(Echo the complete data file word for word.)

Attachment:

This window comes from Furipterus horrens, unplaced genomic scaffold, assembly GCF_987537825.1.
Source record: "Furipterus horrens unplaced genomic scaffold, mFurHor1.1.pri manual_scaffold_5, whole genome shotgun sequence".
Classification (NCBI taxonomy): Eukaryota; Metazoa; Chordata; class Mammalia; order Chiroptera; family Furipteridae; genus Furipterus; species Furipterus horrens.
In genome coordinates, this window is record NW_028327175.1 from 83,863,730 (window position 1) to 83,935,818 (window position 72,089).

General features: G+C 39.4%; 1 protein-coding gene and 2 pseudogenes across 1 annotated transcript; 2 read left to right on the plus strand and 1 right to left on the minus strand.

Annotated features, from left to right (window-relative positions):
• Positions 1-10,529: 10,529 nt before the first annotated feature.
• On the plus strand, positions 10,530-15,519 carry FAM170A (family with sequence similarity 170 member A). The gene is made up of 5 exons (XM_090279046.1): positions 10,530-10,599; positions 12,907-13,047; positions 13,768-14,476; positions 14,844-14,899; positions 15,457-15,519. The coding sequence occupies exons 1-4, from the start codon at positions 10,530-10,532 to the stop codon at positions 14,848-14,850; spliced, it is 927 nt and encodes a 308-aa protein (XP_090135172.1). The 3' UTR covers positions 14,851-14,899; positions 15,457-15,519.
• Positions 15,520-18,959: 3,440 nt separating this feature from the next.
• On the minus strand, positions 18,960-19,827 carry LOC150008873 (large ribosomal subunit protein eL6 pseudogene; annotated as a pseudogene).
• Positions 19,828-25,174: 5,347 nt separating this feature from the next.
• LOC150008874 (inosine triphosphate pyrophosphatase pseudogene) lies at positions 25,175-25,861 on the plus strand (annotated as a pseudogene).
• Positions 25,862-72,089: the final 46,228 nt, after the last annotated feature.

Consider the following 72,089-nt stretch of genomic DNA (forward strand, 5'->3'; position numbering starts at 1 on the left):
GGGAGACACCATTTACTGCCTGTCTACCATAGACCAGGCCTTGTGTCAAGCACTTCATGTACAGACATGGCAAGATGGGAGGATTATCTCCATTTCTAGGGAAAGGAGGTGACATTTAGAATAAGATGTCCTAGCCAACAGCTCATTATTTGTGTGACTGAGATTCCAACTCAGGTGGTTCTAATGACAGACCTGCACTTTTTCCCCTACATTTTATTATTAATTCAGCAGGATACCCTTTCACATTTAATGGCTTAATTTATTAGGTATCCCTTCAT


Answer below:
This window comes from Furipterus horrens, unplaced genomic scaffold, assembly GCF_987537825.1.
Source record: "Furipterus horrens unplaced genomic scaffold, mFurHor1.1.pri manual_scaffold_5, whole genome shotgun sequence".
Classification (NCBI taxonomy): Eukaryota; Metazoa; Chordata; class Mammalia; order Chiroptera; family Furipteridae; genus Furipterus; species Furipterus horrens.
In genome coordinates, this window is record NW_028327175.1 from 83,863,730 (window position 1) to 83,935,818 (window position 72,089).

General features: G+C 39.4%; 1 protein-coding gene and 2 pseudogenes across 1 annotated transcript; 2 read left to right on the plus strand and 1 right to left on the minus strand.

Annotated features, from left to right (window-relative positions):
• Positions 1-10,529: 10,529 nt before the first annotated feature.
• On the plus strand, positions 10,530-15,519 carry FAM170A (family with sequence similarity 170 member A). The gene is made up of 5 exons (XM_090279046.1): positions 10,530-10,599; positions 12,907-13,047; positions 13,768-14,476; positions 14,844-14,899; positions 15,457-15,519. The coding sequence occupies exons 1-4, from the start codon at positions 10,530-10,532 to the stop codon at positions 14,848-14,850; spliced, it is 927 nt and encodes a 308-aa protein (XP_090135172.1). The 3' UTR covers positions 14,851-14,899; positions 15,457-15,519.
• Positions 15,520-18,959: 3,440 nt separating this feature from the next.
• On the minus strand, positions 18,960-19,827 carry LOC150008873 (large ribosomal subunit protein eL6 pseudogene; annotated as a pseudogene).
• Positions 19,828-25,174: 5,347 nt separating this feature from the next.
• LOC150008874 (inosine triphosphate pyrophosphatase pseudogene) lies at positions 25,175-25,861 on the plus strand (annotated as a pseudogene).
• Positions 25,862-72,089: the final 46,228 nt, after the last annotated feature.

Consider the following 72,089-nt stretch of genomic DNA (forward strand, 5'->3'; position numbering starts at 1 on the left):
GGGAGACACCATTTACTGCCTGTCTACCATAGACCAGGCCTTGTGTCAAGCACTTCATGTACAGACATGGCAAGATGGGAGGATTATCTCCATTTCTAGGGAAAGGAGGTGACATTTAGAATAAGATGTCCTAGCCAACAGCTCATTATTTGTGTGACTGAGATTCCAACTCAGGTGGTTCTAATGACAGACCTGCACTTTTTCCCCTACATTTTATTATTAATTCAGCAGGATACCCTTTCACATTTAATGGCTTAATTTATTAGGTATCCCTTCAT